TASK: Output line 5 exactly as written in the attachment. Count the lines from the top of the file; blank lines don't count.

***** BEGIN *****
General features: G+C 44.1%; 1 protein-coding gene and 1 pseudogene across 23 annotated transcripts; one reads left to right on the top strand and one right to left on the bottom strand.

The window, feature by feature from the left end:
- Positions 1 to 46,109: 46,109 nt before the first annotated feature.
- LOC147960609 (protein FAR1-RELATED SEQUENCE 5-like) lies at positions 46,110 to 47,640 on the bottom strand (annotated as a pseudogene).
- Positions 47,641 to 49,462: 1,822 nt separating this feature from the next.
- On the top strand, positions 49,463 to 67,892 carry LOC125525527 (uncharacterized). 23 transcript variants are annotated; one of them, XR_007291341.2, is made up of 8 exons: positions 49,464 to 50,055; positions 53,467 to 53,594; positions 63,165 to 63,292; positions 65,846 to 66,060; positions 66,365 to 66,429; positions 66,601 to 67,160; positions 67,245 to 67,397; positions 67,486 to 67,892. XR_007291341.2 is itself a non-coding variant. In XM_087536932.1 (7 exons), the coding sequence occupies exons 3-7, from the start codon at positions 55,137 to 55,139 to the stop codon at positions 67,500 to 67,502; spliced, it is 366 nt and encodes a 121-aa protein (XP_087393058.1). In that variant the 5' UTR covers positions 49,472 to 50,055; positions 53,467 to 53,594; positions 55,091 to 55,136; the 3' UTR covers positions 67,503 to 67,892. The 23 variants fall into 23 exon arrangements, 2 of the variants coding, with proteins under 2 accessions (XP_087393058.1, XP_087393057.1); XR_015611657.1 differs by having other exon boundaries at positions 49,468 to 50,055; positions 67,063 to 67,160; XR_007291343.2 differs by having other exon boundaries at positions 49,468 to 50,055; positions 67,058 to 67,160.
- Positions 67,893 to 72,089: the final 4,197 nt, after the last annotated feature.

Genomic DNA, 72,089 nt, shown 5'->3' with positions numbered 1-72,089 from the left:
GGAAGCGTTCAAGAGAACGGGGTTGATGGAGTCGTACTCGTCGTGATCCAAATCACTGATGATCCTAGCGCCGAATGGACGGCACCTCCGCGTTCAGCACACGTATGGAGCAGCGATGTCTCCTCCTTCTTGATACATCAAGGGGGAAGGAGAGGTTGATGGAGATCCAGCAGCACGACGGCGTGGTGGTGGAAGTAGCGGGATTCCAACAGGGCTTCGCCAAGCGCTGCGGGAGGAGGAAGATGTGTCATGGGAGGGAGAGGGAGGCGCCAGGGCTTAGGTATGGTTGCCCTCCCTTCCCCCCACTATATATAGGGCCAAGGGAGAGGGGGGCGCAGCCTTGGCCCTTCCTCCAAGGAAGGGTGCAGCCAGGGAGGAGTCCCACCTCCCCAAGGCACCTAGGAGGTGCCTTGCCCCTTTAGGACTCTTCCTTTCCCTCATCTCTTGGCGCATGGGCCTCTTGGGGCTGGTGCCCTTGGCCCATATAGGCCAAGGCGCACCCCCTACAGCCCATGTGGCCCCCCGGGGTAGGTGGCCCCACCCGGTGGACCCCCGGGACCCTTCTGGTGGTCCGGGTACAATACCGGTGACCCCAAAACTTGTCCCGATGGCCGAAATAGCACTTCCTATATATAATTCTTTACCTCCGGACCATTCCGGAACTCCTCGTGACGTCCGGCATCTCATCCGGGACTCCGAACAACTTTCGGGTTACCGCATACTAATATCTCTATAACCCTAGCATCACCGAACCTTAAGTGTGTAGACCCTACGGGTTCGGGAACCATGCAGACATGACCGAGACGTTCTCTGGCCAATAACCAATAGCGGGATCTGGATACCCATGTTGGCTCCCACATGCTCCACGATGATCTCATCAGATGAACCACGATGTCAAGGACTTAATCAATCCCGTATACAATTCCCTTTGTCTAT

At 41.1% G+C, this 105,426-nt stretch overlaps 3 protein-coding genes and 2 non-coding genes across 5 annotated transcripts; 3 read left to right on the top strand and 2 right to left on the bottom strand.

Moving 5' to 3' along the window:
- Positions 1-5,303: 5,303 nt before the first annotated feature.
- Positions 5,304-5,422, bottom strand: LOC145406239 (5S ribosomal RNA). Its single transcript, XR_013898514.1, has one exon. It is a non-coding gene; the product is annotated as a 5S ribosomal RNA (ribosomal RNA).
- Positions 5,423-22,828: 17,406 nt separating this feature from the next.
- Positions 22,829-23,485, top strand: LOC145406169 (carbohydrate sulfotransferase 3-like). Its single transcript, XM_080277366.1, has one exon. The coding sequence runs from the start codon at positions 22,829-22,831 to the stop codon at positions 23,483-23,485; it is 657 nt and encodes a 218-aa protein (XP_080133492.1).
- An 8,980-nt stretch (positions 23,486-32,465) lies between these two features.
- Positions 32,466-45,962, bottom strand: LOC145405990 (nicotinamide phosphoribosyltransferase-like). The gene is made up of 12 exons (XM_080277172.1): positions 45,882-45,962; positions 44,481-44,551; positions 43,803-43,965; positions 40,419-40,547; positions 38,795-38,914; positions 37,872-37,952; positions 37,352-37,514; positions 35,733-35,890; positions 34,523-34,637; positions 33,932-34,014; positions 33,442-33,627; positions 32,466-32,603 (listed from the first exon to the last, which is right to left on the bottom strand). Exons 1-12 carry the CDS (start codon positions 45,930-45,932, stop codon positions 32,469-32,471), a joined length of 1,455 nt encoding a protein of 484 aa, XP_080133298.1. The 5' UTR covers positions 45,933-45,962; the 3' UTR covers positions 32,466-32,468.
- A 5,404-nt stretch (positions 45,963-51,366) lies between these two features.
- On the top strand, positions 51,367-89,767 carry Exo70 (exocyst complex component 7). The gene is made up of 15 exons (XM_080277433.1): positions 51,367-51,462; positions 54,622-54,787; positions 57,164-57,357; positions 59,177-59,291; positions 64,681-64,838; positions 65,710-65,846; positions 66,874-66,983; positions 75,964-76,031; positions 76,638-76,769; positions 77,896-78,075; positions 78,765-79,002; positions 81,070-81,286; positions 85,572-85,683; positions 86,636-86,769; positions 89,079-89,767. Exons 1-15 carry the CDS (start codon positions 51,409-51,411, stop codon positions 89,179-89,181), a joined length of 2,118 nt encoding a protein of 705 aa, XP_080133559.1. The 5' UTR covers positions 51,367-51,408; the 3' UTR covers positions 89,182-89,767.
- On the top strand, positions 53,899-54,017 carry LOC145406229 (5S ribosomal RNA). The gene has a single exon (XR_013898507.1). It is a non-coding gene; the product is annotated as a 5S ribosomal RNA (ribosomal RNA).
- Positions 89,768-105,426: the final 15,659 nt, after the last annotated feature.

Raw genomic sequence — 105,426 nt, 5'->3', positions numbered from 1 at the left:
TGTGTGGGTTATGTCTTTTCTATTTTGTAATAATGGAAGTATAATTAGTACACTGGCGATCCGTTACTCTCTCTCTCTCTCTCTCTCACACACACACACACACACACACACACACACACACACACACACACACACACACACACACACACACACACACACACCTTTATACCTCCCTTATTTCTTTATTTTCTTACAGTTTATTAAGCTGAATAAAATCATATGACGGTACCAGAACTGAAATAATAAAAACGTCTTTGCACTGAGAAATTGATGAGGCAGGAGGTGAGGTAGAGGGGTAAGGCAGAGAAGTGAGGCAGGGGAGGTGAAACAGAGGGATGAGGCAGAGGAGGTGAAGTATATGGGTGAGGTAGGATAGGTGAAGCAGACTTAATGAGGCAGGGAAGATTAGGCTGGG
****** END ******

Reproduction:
- Positions 47,641 to 49,462: 1,822 nt separating this feature from the next.